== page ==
Southern Oregon — If you get your individual health insurance plan off the marketplace in Southern Oregon, you could be seeing some large rate increases next year.
According to Joe Hubbard with Protector’s Insurance, part of the reason health insurance rates could be going up in 2019, is because people will no longer be required to have health insurance starting January 1st.
Joe Hubbard is an independent insurance agent at Protector’s Insurance in Medford.
“We look at the coverage for them, and help them find the best rate and the broadest coverage for them,” Hubbard said.
When it comes to health insurance, he says it’s common for rates to increase or decrease from year to year, but those with individual plans could be seeing a large increase next year.
“The largest provider of health insurance in the state right now of individual health is Providence and they filed a 13.6 rate increase,” Hubbard said.
That increase would be in your premium each month.
Hubbard says part of the reason is due to the upcoming changes involving the Affordable Care Act.
“In 2019, the individual mandate is going away requiring people to purchase the insurance,” Hubbard said.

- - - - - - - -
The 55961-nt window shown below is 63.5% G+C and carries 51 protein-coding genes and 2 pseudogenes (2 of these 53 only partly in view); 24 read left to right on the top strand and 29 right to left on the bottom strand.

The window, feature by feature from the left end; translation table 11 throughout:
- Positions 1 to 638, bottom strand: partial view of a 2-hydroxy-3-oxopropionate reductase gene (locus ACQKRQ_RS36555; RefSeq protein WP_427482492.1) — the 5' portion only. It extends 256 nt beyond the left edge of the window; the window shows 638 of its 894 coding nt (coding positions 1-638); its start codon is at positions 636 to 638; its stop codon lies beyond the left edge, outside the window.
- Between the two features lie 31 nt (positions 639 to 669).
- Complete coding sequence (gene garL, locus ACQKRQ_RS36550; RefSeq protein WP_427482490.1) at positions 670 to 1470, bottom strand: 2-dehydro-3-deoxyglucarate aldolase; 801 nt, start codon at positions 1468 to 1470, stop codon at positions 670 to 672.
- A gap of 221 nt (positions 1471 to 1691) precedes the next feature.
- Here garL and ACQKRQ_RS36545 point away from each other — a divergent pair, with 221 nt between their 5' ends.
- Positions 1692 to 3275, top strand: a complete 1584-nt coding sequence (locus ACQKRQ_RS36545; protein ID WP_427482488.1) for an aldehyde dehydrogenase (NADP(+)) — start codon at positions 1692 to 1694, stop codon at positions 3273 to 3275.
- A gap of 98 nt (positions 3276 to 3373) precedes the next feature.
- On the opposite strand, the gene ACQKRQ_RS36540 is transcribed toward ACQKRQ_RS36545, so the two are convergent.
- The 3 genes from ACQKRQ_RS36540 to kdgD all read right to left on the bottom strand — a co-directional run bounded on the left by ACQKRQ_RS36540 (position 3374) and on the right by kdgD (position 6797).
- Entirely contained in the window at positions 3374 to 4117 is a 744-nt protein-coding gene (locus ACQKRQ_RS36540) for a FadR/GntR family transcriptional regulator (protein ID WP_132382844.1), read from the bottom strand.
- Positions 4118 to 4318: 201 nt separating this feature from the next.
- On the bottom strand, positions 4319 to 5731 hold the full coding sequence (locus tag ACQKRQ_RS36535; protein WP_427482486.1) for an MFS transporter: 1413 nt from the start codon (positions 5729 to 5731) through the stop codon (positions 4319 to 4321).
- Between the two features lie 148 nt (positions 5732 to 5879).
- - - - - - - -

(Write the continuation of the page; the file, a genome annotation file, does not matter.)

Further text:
Since insurance companies don’t know how the market could be impacted, it’s safer to increase rates.
But there are other options for those with individual insurance.
Hubbard says one example is what’s called a “pool” that’s most often advertised as a christian group.
“It’s not an insurance company, but it’s a pool of individuals that have come together under these plans and you pay for your insurance through these groups,” Hubbard said.
As for individual plans, the rate changes aren’t official yet.
The Oregon Department of Consumer and Business Services will make a final decision this summer.\
The four individual health insurance carriers in Southern Oregon include Providence, Moda, Regence and Pacific Source. Their proposed increase rates are as follows:
- Moda = 6.4% (increase)
- PacificSource = -9.6% (decrease)
- Providence = 13.6% (increase)
- Regence = 5.0% (increase)
If you’d like to make a public comment on the proposed rate increases before they are official, visit oregonhealthrates.org between May 23rd and July 9th.